Granma’s voyage to Cuba can be seen two ways: simply a bad idea or a dreadful one. The term “best practices” doesn’t enter the lexicon until the 1990s. Back in the 1950s people use the phrase “common sense.” Castro’s decision-making applies neither.

One of the worst mistakes novices can make is to let a man-made schedule dictate the timing of ocean passages. For example, say your rebel planners have calculated that it will take five days at 9 knots to reach a landing zone in Eastern Cuba. The plan is to have your amphibious force arrive on November 30 because that’s the date chosen for an attack against the Cuban military, which is to be coordinated with rebel allies already on the island. Rather than build in a cushion for bad weather or mechanical problems, the departure date is set for November 25—exactly the minimum number of days to get there and get in the fight.

Sea trials are conducted to establish fuel burn statistics, but without dozens of men and gear on board, perhaps 7 or 8 tons lighter than Granma’s load during the voyage. Predictions of actual burn would be no more than guesswork.

Common sense dictates that ocean passages be undertaken when a weather window is opening, not diminishing. In Granma’s case neither applies. Bad weather is already upon the western Gulf of Mexico as a frontal system sweeps down from the U.S. These “northers” are predictable; they bring clocking winds that blow most intensely from the North and Northeast and take three to five days to pass through. In Tuxpán, port authorities issue orders forbidding any boat to leave the river.

Just days before departure, the transmission on the starboard engine acts up. Transmission specialists are rushed to the boat and work on the failing clutch mechanism right up to the time of departure. There is no time for another sea trial.

Craziest of all: The boat is too small for the mission. In his book, Del Conde suggests that Castro is so determined to fight that he suspends disbelief and imagines the 58-footer to be a much bigger craft. He has 140 trained fighters hidden in villages throughout the Mexican countryside. At last recognizing that he cannot fit them all in Granma, Castro settles on 81 men besides himself, still too many. The rest he leaves behind.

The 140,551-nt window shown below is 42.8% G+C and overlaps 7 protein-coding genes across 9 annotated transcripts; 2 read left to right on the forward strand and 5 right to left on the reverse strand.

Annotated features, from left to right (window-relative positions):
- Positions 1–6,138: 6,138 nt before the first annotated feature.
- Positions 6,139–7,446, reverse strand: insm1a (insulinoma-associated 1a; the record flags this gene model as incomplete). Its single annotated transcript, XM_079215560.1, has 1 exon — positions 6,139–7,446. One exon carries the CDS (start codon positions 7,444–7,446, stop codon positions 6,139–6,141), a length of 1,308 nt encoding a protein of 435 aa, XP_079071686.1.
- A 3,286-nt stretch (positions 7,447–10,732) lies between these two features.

So forget best practices. The voyage of Granma is essentially a romantic, amateur undertaking. The reality is devoid of romance, however. Eighty-two men squeeze together on a boat designed for 12, pounding into seas for days, soaking in each other’s vomit, unable to defecate, and waiting for warplanes to strafe them at any moment.

Castro appoints Norberto Collado, one of only a handful of real mariners in his band, to serve as one of two timonels, or helmsmen. Collado arrives at Granma as she sits along the riverbank being loaded via gangplank. He is bemused at the big crowd of fellow Cubans milling about. “I had thought that many of these men were here to transport equipment, and that at most we would travel with about 30 people, because the yacht had berths for ten, but it was not like that,” he says.

A half century later, Collado writes that many of the rebel rank-and-file think they are boarding Granma to be taken to some big mother ship waiting offshore. “They had no idea they were going to be packed in like sardines,” he says. Collado also notes the complete absence of lifejackets or lifeboats: “absolutely nothing.”